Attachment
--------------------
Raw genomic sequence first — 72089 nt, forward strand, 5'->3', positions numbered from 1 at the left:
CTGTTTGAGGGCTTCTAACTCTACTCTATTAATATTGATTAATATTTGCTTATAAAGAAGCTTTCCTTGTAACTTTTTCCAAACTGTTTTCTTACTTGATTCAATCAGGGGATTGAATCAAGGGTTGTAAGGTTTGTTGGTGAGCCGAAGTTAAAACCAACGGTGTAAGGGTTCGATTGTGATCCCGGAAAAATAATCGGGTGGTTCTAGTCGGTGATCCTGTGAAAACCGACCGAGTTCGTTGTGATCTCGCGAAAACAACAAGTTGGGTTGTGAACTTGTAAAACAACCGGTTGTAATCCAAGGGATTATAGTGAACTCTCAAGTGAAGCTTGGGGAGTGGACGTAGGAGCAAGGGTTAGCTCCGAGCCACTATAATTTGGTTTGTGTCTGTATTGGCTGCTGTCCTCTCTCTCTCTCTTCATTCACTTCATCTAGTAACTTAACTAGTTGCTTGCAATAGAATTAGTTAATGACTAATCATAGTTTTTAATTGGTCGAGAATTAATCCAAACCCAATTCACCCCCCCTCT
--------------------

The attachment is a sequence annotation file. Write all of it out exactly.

Raw genomic sequence first — 72089 nt, forward strand, 5'->3', positions numbered from 1 at the left:
CTGTTTGAGGGCTTCTAACTCTACTCTATTAATATTGATTAATATTTGCTTATAAAGAAGCTTTCCTTGTAACTTTTTCCAAACTGTTTTCTTACTTGATTCAATCAGGGGATTGAATCAAGGGTTGTAAGGTTTGTTGGTGAGCCGAAGTTAAAACCAACGGTGTAAGGGTTCGATTGTGATCCCGGAAAAATAATCGGGTGGTTCTAGTCGGTGATCCTGTGAAAACCGACCGAGTTCGTTGTGATCTCGCGAAAACAACAAGTTGGGTTGTGAACTTGTAAAACAACCGGTTGTAATCCAAGGGATTATAGTGAACTCTCAAGTGAAGCTTGGGGAGTGGACGTAGGAGCAAGGGTTAGCTCCGAGCCACTATAATTTGGTTTGTGTCTGTATTGGCTGCTGTCCTCTCTCTCTCTCTTCATTCACTTCATCTAGTAACTTAACTAGTTGCTTGCAATAGAATTAGTTAATGACTAATCATAGTTTTTAATTGGTCGAGAATTAATCCAAACCCAATTCACCCCCCCTCT